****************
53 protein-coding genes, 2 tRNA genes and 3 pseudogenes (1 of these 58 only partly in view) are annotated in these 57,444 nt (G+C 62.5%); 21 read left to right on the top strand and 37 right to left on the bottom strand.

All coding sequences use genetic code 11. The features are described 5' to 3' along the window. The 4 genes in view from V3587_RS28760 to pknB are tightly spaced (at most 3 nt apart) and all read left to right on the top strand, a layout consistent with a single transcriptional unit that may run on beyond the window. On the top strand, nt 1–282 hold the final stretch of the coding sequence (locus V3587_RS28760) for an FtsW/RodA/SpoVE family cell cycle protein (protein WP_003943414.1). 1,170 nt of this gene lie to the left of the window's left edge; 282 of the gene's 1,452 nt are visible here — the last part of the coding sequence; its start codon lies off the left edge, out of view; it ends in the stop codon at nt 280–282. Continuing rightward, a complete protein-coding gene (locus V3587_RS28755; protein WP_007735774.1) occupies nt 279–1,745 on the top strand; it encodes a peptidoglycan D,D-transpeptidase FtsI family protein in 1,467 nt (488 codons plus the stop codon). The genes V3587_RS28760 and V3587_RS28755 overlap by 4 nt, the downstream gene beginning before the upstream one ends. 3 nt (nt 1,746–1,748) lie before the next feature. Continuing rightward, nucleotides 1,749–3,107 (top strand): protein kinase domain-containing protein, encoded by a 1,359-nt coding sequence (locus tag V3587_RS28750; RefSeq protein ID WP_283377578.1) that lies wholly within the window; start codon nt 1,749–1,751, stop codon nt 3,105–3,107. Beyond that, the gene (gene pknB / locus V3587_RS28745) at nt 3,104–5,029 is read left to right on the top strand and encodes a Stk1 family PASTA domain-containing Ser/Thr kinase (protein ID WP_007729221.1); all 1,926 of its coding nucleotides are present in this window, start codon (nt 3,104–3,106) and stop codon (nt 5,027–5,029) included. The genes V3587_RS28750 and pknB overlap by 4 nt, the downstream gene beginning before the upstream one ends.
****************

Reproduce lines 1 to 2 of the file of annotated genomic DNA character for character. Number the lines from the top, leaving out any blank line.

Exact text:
53 protein-coding genes, 2 tRNA genes and 3 pseudogenes (1 of these 58 only partly in view) are annotated in these 57,444 nt (G+C 62.5%); 21 read left to right on the top strand and 37 right to left on the bottom strand.

All coding sequences use genetic code 11. The features are described 5' to 3' along the window. The 4 genes in view from V3587_RS28760 to pknB are tightly spaced (at most 3 nt apart) and all read left to right on the top strand, a layout consistent with a single transcriptional unit that may run on beyond the window. On the top strand, nt 1–282 hold the final stretch of the coding sequence (locus V3587_RS28760) for an FtsW/RodA/SpoVE family cell cycle protein (protein WP_003943414.1). 1,170 nt of this gene lie to the left of the window's left edge; 282 of the gene's 1,452 nt are visible here — the last part of the coding sequence; its start codon lies off the left edge, out of view; it ends in the stop codon at nt 280–282. Continuing rightward, a complete protein-coding gene (locus V3587_RS28755; protein WP_007735774.1) occupies nt 279–1,745 on the top strand; it encodes a peptidoglycan D,D-transpeptidase FtsI family protein in 1,467 nt (488 codons plus the stop codon). The genes V3587_RS28760 and V3587_RS28755 overlap by 4 nt, the downstream gene beginning before the upstream one ends. 3 nt (nt 1,746–1,748) lie before the next feature. Continuing rightward, nucleotides 1,749–3,107 (top strand): protein kinase domain-containing protein, encoded by a 1,359-nt coding sequence (locus tag V3587_RS28750; RefSeq protein ID WP_283377578.1) that lies wholly within the window; start codon nt 1,749–1,751, stop codon nt 3,105–3,107. Beyond that, the gene (gene pknB / locus V3587_RS28745) at nt 3,104–5,029 is read left to right on the top strand and encodes a Stk1 family PASTA domain-containing Ser/Thr kinase (protein ID WP_007729221.1); all 1,926 of its coding nucleotides are present in this window, start codon (nt 3,104–3,106) and stop codon (nt 5,027–5,029) included. The genes V3587_RS28750 and pknB overlap by 4 nt, the downstream gene beginning before the upstream one ends.